The last time I checked, the Cardinals had one certifiably good starter, Chris Carpenter. The others, at best, are coin flips. The erratic Jason Marquis has the highest ERA (5.86) among full-time NL starters. Jeff Suppan pitches well at home but gets battered (7.07 ERA) on the road. Only three of Jeff Weaver's nine starts as a Cardinal qualify as quality starts. And [Mark] Mulder is hopelessly damaged for 2006, in his left shoulder, psyche or both.
In other words, I don't see a recreation of the 1971 Baltimore Orioles, who had four 20-game winners, on the mound at Busch Stadium. I see a motley crew, hacking up poor to mediocre starts. And it is the team's worst liability.
Matchup of the Week
So, two of the top three teams in the National League will meet for a four-game series that could foreshadow the NL Championship Series, and what kind of pitching matchups are scheduled?
And those, along with the Cardinals' as described above, are the rotations for the three likely NL division champions.
Some players, on the other hand, haven't been so good.
(Thanks to Baseball Musings' awesome day-by-day database for the information.)
Run, Chunky! Award: Ronnie Belliard, 2B, St. Louis – For grounding into eight double plays
Stop Swinging Award: Kenji Johjima, C, Seattle – For taking only one walk in 95 plate appearances
Just Swing Smarter Award: Adam Dunn, OF, Cincinnati – For striking out 45 times in 115 at-bats
Eat Your Wheaties Award: Jason Kendall, C, Oakland – For 37 singles against eight doubles, no triples and no homers
Quit Running Award: Gary Matthews Jr., OF, Texas – For being caught stealing three times and not swiping a single base.
Win a Game Award: Tim Corcoran, SP, Tampa Bay – For going 0-5 over the last five weeks – and 0-7 dating back to July 17.
Three True Outcomes Award: Casey Fossum, SP, Tampa Bay – For having the fourth-highest walk rate, fifth-highest strikeout rate and 23rd-highest home run rate among 163 pitchers with 20 or more innings.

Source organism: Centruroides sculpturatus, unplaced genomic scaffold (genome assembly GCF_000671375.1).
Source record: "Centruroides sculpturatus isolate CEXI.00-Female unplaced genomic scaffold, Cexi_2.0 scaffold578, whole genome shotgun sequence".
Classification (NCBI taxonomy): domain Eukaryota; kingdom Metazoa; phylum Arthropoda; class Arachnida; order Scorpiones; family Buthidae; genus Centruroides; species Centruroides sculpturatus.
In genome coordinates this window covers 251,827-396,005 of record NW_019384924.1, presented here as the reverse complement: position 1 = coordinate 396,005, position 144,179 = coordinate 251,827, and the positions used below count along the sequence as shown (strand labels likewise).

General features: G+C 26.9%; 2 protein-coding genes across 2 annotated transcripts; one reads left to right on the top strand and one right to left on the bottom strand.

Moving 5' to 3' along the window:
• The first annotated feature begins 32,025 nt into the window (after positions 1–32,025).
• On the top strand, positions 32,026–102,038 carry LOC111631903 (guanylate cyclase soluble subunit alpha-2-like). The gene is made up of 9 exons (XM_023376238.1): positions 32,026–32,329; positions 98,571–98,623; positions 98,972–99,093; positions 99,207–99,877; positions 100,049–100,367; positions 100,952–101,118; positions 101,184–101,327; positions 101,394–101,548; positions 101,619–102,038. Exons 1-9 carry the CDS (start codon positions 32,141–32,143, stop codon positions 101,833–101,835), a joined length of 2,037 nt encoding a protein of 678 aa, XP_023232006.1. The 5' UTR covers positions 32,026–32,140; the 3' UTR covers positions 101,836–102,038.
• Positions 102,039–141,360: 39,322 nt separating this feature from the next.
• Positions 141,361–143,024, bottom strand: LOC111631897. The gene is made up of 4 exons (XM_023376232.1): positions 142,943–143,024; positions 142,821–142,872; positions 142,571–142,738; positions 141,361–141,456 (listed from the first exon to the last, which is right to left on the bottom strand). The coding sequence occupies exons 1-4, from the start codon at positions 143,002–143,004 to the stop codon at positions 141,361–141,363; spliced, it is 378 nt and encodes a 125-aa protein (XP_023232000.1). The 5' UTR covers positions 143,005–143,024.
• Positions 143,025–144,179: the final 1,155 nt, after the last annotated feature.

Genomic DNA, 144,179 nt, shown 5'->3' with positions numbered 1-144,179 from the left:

Start Missing Bats Award: Livan Hernandez, SP, Arizona – For giving up a big-league-high 61 hits.
No Foresight Award: Joe Torre, manager, New York Yankees – For making Scott Proctor and Ron Villone the two most used relievers in terms of both games (19 each) and innings pitched (24 1/3 for Proctor, 23 1/3 for Villone).
Playoff odds report
Not that we are to question technology, but the fine folks at Baseball Prospectus say the New York Mets are a 100 percent lock to make the playoffs. Hold your horses, computers. Their magic number is 11. Then they can be 100 percent.
In the meantime, here are the chances each particular team will make the postseason, determined by computers that simulated the remainder of the season 1 million times. (Last week's percentages in parentheses.)
New York Yankees: 99.91 percent (97.84 percent)
Detroit Tigers: 98.58 percent (97.57 percent)
Oakland A's: 93.86 percent (80 percent)
Minnesota Twins*: 53.61 percent (58.51 percent)
Chicago White Sox: 46.61 percent (41.00 percent)
Los Angeles Angels: 6.07 percent (16.68 percent)
Boston Red Sox: 0.90 percent (4.23 percent)
New York Mets: 100 percent (99.99985 percent)
St. Louis Cardinals: 92.35 percent (83.64 percent)
Los Angeles Dodgers: 90.03 percent (74.10 percent)
San Diego Padres*: 48.68 percent (40.09 percent)
Philadelphia Phillies: 18.24 percent (20.43 percent)
Cincinnati Reds: 15.50 percent (37.98 percent)
Florida Marlins: 12.22 percent (6.45 percent)
San Francisco Giants: 12.04 percent (16.58 percent)
Houston Astros: 8.23 percent (6.10 percent)
* – Wild card leader: It's a two-team race in the AL with the Twins and White Sox, Minnesota holding a 48.03 percent chance to Chicago's 42.42 percent. In the NL, on the other hand, it remains organized chaos, with San Diego at 29.59 percent not exactly the safest best ahead of Philadelphia (18.24 percent), Florida (12.22 percent) and, yes, the West-leading Dodgers (12.65 percent).
The final word
"They have one child, and I'm sure they would like more." – Chicago Cubs manager Dusty Baker on Michael Barrett, who underwent surgery Saturday to stop scrotal bleeding after taking a foul tip to the groin.
- Joe Girardi